I meant to put up the rest of the butterfly garden pictures this weekend, when hopefully I could grab a few minutes.Instead, here I am, writing about something else entirely. Allergies.

Ages ago, I brought a yogurt to school. Mango flavor, something I’d never really tried. I don’t know why not. Mangoes were readily available where I lived, and I thought I’d tried them before that day when I made my way to the quiet roof of a parking garage overlooking the campus and the city that was my new, well, if not quite home yet, underwear parking location.

I got about 3 bites into my lunch and BLAMMO, I could feel my mouth start to itch, my throat begin to tighten, and the chemical- and particulate- laden air of the city, which wasn’t the easiest to breathe for a country kid anyway, starting to get a mite harder to get enough of and a lot thicker. I stopped eating. I threw away my lunch. I had never had a food allergy before, but thankfully I’d heard enough about them to take a guess at what was happening. I was completely alone, 8 stories in the air. I was still breathing, and short of calling 911, I had no idea where to go or what to do. It was the only food I’d brought for the day, and it was going to be a LONG day. I was more disappointed about that then any other ramifications, and pretty soon I felt back to my normal grungy, hungry self. That’s where it ended, although I flagged it as a possible allergy each time I was asked at a doctor’s office. Since it was only happened once and wasn’t medically confirmed, though, a possible allergy (to mango flavor?) was all that was ever noted. No one mentioned allergy tests or what to do in case it happened again.

This weekend, I was at a potluck and scooped some fruit salad onto my plate. It looked amazing. A massive bowl of strawberries, bananas, plums, grapes… when I began eating, though, I knew in an instant that there was something different, and that something different was wrong. I made my weaving way over to the woman who had made the salad and asked. Yep, there was mango in there, hidden among the other harmless (to me!) fruit.

It was a worse reaction than the last time and it lasted much longer, but thanks to a bunch of friends who carried allergy meds with them and the fact that my church is positively loaded with med students, respiratory therapists, nurses, and just super-nice and hyper- aware folks, I’m fine. I spent the rest of the day sleeping on someone’s floor with them checking my breathing (something I was completely unaware of until that evening), and that was all. Not even a hospital bill.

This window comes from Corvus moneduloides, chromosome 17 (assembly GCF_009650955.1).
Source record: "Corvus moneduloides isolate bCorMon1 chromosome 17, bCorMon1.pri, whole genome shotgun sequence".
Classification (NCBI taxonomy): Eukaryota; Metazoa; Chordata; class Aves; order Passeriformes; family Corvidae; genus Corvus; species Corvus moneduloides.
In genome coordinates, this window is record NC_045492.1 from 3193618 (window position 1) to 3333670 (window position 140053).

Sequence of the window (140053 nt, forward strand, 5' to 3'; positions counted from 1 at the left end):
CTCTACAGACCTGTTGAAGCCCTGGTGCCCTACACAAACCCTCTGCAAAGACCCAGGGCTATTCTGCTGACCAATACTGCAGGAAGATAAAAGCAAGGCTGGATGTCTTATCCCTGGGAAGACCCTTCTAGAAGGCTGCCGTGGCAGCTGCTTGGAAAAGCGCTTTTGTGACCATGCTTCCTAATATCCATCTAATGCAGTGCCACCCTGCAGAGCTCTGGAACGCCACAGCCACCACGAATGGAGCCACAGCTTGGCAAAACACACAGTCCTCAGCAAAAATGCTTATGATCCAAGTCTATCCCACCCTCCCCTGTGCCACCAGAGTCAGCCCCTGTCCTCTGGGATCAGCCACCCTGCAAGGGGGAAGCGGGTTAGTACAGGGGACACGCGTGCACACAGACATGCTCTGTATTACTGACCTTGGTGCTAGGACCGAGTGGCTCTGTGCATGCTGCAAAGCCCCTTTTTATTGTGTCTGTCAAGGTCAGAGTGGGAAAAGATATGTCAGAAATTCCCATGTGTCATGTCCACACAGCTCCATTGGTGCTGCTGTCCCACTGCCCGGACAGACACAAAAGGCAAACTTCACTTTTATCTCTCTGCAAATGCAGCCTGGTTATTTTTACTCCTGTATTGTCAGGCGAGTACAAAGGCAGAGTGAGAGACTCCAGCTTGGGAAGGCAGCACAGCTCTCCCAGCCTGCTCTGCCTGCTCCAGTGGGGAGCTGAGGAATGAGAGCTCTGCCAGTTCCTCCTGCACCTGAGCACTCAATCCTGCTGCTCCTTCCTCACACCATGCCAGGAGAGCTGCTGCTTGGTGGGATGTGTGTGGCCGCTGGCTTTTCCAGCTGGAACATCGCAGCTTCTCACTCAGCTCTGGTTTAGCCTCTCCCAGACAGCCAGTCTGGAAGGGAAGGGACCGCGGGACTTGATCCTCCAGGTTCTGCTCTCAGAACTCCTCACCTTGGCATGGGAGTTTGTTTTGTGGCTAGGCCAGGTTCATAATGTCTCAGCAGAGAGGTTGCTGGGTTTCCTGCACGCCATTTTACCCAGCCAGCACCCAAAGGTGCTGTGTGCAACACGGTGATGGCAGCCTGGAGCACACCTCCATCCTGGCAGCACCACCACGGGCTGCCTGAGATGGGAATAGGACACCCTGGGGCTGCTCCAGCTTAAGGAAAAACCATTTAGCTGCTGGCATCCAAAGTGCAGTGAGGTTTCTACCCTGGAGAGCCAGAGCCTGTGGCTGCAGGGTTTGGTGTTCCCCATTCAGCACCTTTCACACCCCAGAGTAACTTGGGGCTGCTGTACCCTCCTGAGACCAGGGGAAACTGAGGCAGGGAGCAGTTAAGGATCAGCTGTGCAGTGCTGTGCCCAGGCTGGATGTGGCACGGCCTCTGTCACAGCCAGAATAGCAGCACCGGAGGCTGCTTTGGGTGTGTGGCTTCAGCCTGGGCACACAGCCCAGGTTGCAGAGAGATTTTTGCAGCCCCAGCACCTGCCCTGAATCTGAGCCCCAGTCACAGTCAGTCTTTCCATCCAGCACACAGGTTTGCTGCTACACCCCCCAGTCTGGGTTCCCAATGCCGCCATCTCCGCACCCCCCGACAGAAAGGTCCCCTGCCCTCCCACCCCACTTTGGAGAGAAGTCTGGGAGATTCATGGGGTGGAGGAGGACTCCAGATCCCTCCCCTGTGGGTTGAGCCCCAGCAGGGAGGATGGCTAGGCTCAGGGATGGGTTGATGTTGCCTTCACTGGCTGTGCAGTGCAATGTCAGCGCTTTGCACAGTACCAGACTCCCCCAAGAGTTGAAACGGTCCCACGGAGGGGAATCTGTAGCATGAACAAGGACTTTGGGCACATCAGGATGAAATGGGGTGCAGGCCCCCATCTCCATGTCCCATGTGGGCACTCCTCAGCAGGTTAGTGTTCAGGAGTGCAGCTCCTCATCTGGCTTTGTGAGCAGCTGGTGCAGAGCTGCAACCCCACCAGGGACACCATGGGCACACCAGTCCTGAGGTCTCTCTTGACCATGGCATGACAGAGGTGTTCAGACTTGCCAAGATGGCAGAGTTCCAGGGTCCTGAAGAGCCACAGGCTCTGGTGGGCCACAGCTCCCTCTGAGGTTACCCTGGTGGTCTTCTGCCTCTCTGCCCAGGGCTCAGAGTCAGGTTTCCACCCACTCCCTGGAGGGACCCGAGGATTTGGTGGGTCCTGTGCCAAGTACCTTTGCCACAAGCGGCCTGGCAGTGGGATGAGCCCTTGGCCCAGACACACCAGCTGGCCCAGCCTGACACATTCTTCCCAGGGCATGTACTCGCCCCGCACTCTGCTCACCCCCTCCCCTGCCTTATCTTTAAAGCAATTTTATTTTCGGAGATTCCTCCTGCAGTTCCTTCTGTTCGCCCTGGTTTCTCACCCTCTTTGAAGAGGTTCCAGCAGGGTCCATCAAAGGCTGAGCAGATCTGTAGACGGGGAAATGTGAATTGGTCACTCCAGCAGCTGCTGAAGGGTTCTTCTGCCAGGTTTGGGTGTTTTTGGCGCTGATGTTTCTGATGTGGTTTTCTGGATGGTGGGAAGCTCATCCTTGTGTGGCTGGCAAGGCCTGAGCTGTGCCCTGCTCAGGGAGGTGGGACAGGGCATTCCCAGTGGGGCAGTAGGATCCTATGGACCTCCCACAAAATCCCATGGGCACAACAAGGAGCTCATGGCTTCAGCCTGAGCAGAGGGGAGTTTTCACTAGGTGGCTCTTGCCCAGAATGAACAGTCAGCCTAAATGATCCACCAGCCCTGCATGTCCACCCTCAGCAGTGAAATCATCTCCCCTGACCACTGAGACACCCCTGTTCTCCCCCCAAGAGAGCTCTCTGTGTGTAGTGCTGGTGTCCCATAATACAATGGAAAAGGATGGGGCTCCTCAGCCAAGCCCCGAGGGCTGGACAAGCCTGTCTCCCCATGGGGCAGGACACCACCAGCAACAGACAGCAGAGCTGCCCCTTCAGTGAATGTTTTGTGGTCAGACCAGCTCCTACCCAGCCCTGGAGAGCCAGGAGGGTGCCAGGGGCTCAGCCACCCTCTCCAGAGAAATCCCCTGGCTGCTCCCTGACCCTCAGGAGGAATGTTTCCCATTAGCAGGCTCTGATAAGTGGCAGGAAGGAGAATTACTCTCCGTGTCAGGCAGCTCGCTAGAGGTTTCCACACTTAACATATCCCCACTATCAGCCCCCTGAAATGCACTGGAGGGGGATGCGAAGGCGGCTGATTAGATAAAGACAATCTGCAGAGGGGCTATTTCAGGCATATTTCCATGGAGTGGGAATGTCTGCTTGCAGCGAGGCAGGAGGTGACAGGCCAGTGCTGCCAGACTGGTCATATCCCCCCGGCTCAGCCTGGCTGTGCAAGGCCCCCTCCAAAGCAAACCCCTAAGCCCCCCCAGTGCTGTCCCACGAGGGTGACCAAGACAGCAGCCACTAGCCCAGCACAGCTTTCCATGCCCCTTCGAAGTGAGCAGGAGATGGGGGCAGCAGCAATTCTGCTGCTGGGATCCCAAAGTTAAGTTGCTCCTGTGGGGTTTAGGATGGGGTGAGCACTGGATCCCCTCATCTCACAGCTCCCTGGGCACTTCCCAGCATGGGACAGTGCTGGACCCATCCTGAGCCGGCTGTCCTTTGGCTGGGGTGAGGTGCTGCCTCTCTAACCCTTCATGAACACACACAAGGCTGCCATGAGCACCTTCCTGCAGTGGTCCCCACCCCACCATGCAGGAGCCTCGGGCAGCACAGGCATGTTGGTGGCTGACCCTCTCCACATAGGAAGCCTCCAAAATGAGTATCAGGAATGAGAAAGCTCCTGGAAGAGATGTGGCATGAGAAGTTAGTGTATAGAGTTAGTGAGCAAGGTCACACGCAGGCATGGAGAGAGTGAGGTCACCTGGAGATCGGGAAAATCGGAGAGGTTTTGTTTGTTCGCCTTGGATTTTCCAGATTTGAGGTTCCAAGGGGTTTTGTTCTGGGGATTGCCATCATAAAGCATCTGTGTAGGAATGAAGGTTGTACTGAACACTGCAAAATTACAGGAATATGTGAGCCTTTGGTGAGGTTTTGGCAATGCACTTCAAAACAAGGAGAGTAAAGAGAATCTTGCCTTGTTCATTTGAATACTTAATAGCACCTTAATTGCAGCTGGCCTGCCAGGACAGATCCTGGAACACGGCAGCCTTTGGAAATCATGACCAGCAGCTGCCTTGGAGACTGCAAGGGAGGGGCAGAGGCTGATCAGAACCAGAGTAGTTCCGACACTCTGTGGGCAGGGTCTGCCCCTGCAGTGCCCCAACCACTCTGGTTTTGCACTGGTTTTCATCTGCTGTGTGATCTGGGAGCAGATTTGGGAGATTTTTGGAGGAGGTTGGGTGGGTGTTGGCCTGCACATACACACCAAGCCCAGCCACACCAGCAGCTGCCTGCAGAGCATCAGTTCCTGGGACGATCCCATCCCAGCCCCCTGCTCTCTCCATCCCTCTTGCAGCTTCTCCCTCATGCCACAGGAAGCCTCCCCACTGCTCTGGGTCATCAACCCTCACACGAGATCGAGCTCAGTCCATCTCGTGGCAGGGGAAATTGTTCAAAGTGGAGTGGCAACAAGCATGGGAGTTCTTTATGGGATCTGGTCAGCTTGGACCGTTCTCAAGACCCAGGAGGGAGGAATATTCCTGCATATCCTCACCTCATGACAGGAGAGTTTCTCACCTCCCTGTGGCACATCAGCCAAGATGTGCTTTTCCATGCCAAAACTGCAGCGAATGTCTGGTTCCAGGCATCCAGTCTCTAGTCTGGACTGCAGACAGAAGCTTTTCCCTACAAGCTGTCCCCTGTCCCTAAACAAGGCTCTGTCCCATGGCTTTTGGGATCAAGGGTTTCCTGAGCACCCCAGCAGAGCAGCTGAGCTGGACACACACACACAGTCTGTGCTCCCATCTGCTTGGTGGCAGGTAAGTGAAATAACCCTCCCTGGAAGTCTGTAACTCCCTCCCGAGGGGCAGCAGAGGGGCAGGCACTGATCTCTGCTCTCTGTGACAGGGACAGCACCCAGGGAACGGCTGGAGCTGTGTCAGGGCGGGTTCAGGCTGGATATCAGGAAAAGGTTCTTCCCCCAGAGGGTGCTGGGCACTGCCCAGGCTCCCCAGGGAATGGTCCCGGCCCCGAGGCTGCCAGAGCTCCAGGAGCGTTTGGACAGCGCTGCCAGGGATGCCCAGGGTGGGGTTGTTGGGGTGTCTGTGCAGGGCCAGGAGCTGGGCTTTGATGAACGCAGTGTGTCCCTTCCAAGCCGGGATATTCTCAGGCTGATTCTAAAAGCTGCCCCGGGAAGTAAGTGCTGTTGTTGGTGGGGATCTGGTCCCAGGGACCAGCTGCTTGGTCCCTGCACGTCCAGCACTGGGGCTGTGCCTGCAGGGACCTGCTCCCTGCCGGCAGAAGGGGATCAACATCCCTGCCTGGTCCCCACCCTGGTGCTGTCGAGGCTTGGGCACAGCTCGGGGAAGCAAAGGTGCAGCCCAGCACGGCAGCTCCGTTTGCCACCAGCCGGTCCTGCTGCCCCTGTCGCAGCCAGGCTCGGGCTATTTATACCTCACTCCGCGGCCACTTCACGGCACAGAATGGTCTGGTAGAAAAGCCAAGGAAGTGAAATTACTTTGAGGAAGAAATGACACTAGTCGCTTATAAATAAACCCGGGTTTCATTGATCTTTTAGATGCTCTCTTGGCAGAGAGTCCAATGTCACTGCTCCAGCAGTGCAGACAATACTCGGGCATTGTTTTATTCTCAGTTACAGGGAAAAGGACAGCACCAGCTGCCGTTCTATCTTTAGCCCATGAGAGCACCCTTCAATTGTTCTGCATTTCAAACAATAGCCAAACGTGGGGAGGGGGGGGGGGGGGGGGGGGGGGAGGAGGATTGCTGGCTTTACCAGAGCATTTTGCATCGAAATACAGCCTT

Obviously my story had a very happy ending! It’s joined the millions of similar ones out there in the world. We keep telling these stories, I figure, so that someone will hear, and each time someone hears it might be that someone is saved.

This time around, I’ve learned a bit more. Epi-pens are in the center of a nasty debate in the United States right now (and a lot of hilarious cartoons as well). They’re first-line for most people with an anaphylactic reaction, although in my case the effect on my heart is going to probably be pretty catastrophic too. (Easier to correct than not breathing, or so one of the med students joked.) Although 24 hour allergy pills are everywhere, liquid Benadryl or the 4 hour allergy tabs are going to start working faster. It’s debatable how much use they’ll be for anaphylaxis, but for other allergic reactions they’ll usually help. Some people carry an antacid like Pepcid AC or steroids with them when traveling as well. Every country has a different emergency number. Where I am, it’s 911. This time around, I also knew that the student health office had an on-call physician I could dial for advice after-hours, without even having to hunt up ordinary non-emergency numbers for urgent cares or hospitals. Be aware of your emergency resources before the emergency happens. Ultimately, though, the first and last line of defense is me. So from now on, I’m going to do my best to check what’s in a fruit salad, salsa, drink, or tarte before just devouring it. I’m glad that I’ve survived the getting of the experience long enough to learn something from the experience.

Stay safe out there, everyone.


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